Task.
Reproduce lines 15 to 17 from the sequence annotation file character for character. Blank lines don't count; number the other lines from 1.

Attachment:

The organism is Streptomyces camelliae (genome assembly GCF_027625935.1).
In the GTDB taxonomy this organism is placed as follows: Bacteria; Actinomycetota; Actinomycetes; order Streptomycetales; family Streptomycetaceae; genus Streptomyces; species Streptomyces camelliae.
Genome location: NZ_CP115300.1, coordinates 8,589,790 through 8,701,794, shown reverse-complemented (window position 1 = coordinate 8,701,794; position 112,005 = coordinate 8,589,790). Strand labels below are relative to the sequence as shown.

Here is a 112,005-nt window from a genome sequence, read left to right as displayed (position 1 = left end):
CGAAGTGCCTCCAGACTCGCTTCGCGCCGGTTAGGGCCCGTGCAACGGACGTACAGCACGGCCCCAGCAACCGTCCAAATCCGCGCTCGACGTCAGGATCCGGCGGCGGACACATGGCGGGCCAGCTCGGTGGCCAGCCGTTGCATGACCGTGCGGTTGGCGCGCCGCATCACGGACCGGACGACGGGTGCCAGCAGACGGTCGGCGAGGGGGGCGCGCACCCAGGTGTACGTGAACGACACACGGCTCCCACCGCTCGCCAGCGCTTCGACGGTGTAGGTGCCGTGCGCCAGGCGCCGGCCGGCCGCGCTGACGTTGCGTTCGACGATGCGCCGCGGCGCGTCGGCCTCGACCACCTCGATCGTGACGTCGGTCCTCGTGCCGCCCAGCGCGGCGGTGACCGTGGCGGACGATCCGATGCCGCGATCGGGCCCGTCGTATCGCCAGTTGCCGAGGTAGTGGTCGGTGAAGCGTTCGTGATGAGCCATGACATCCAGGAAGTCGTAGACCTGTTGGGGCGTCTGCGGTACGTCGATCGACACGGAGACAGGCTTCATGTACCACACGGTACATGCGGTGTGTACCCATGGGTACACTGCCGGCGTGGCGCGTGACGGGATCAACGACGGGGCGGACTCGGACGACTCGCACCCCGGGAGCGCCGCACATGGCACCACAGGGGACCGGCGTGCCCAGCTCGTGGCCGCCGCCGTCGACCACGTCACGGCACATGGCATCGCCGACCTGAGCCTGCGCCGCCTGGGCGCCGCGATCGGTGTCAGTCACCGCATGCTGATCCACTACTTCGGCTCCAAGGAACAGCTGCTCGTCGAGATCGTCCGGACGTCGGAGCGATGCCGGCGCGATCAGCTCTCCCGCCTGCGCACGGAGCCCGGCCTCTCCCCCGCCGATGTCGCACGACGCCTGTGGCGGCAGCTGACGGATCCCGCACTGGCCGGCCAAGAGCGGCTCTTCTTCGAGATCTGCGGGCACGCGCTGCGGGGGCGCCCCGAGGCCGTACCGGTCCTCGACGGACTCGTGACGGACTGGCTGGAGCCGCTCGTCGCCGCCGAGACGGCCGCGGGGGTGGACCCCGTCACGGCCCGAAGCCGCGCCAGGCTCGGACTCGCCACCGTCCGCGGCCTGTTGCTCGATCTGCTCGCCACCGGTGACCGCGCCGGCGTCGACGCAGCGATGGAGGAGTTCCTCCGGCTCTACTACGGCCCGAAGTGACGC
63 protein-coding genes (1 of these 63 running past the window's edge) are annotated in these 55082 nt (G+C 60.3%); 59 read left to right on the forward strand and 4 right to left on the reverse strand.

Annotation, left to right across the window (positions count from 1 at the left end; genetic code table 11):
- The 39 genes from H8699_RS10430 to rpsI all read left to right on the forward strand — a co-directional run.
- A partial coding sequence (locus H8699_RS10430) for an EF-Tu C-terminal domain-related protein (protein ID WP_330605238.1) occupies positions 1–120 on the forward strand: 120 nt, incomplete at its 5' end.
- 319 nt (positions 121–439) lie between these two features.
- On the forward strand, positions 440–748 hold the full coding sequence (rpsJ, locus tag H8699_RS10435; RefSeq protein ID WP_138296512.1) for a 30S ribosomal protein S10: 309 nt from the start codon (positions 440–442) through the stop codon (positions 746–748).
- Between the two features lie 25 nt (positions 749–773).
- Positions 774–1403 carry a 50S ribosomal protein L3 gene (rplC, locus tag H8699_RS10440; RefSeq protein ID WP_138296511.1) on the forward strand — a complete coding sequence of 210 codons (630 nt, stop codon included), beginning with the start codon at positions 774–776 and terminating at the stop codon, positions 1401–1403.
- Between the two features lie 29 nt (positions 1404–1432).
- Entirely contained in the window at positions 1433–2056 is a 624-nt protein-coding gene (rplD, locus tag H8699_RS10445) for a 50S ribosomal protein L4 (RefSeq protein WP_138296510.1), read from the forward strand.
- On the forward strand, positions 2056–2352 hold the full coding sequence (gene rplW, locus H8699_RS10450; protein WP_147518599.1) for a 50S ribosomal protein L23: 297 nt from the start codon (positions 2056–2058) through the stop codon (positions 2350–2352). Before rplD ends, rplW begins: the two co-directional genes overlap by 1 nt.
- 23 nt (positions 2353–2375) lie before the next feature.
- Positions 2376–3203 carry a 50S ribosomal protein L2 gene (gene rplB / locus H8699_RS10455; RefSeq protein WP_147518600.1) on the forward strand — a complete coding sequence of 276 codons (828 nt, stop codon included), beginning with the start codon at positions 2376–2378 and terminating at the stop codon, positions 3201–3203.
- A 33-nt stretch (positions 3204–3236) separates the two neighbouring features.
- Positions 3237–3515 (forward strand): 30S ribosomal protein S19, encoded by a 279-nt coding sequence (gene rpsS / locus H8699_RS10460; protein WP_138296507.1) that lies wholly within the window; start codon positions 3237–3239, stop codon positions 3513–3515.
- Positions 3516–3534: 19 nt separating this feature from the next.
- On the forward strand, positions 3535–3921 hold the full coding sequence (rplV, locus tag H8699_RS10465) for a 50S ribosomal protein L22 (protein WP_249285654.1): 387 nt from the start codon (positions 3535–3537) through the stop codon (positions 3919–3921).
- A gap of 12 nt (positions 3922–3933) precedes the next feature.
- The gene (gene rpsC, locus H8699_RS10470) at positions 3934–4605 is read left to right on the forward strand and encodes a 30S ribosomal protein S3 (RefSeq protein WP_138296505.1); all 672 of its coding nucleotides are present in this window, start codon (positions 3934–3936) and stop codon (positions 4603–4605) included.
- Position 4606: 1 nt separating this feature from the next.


- Entirely contained in the window at positions 1433–2056 is a 624-nt protein-coding gene (rplD, locus tag H8699_RS10445) for a 50S ribosomal protein L4 (RefSeq protein WP_138296510.1), read from the forward strand.
- On the forward strand, positions 2056–2352 hold the full coding sequence (gene rplW, locus H8699_RS10450; protein WP_147518599.1) for a 50S ribosomal protein L23: 297 nt from the start codon (positions 2056–2058) through the stop codon (positions 2350–2352). Before rplD ends, rplW begins: the two co-directional genes overlap by 1 nt.
- 23 nt (positions 2353–2375) lie before the next feature.